Back in September of 2005, a certain legal blogger had this to say about the then-nascent Google book scanning project:
And on the Google issue, I share publishers’ concerns. . . . Absent permission, I see no way for it to be considered fair use or covered by Section 108.
The chutzpadik manner in which Google has gone about this is breathtaking, and indeed what they have done so far is, in my opinion, already infringing, that is the copying of the books even without making them available. . . . Telling publishers they can opt-out is not the way the Copyright Act works . . . .
What makes it so remarkable is that it was written by none other than Bill Patry. That blog post has since been removed, but thanks to the magic of the Internet Archive’s Wayback Machine, we can still read it today. In fairness, Patry may have misunderstood the details of the book scanning project or the details may have since changed. And everyone is entitled to change their minds as they see fit. But it’s interesting nonetheless to see what Patry was thinking at the time.
In the comments, after stating that the project “will only happen with permission, and that’s as it should be,” Patry takes a view that I suspect many can relate to:
Looking at my own motives, I want as many people to read and use my new treatise when it comes out, and money is not the motivation for doing it, but I never would have spent 6 years on this edition alone (add to that the 6 years on the last edition) if Google could just scan it and make it available. . . . I would like to meet an individual who has worked for 12 years on something and says to the multibillionaries [sic] who run Google, “Hey, take my stuff for free, I believe in culture and culture means you guys can have it.”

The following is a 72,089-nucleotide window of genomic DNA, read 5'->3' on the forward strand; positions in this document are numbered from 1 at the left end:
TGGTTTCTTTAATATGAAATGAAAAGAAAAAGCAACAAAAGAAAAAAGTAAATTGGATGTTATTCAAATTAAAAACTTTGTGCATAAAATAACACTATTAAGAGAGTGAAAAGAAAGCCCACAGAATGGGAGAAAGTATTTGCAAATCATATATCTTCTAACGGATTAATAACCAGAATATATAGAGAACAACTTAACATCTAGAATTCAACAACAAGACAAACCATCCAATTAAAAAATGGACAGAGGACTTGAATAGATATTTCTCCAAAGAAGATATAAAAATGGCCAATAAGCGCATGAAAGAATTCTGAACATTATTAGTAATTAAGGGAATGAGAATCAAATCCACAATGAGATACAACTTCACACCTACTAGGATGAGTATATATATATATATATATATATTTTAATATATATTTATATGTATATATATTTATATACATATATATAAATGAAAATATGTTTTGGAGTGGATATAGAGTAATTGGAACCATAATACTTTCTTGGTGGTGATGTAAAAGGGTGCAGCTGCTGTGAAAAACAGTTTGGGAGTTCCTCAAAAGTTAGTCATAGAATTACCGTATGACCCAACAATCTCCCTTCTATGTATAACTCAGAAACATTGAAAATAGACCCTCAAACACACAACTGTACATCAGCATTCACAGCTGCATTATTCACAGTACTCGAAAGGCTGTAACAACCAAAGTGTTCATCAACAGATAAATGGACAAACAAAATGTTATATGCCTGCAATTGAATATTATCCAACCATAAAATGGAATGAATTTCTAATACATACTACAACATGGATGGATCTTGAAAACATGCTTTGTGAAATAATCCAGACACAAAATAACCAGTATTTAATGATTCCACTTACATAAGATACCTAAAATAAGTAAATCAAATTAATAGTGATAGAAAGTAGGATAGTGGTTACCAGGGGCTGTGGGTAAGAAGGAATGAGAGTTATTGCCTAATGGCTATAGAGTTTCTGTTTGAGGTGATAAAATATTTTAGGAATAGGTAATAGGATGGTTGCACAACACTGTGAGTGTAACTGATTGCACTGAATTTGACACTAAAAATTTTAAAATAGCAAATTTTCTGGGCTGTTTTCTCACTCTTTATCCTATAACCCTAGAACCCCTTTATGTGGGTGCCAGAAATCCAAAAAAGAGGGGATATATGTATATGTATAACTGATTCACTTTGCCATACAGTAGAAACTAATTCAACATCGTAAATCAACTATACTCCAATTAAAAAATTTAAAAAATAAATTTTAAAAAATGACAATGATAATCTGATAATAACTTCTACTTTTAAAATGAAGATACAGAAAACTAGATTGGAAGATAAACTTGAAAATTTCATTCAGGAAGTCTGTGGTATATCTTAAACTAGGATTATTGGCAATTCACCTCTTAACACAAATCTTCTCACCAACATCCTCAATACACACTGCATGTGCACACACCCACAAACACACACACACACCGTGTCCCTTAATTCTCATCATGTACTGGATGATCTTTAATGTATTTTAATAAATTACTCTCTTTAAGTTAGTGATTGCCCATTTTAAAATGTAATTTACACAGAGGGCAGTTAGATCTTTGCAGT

Fred von Lohmann then chimes in to argue why he thinks Google’s fair use argument is strong:
It is important to [be] very clear about exactly what Google intends to do here. In particular, the fact that Google will only display a small portion of copyrighted materials makes it hard to see how this would result in the kind of market substitution that the fourth factor is concerned with.
To which Patry responds rather snidely:
I think Google’s willingness to let publishers share in revenue for ads that Google puts in publishers’ own books is very generous, and of course, the placement of ads in previously ad free works will advance culture in significant ways.
And the ability of publishers to pull their works out, is, well, pure noblesse oblige. I have to hand [it] to those Silicon Valley billionaires; they really know how to both turn a profit off of other’s backs while marketing themselves as cultural liberators . . . .
Don’t get me wrong; Google is a great search engine, but they are no one’s liberator or cultural defenders.
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© 2013 Devlin Hartline. Licensed under the Law Theories Public License 1.0.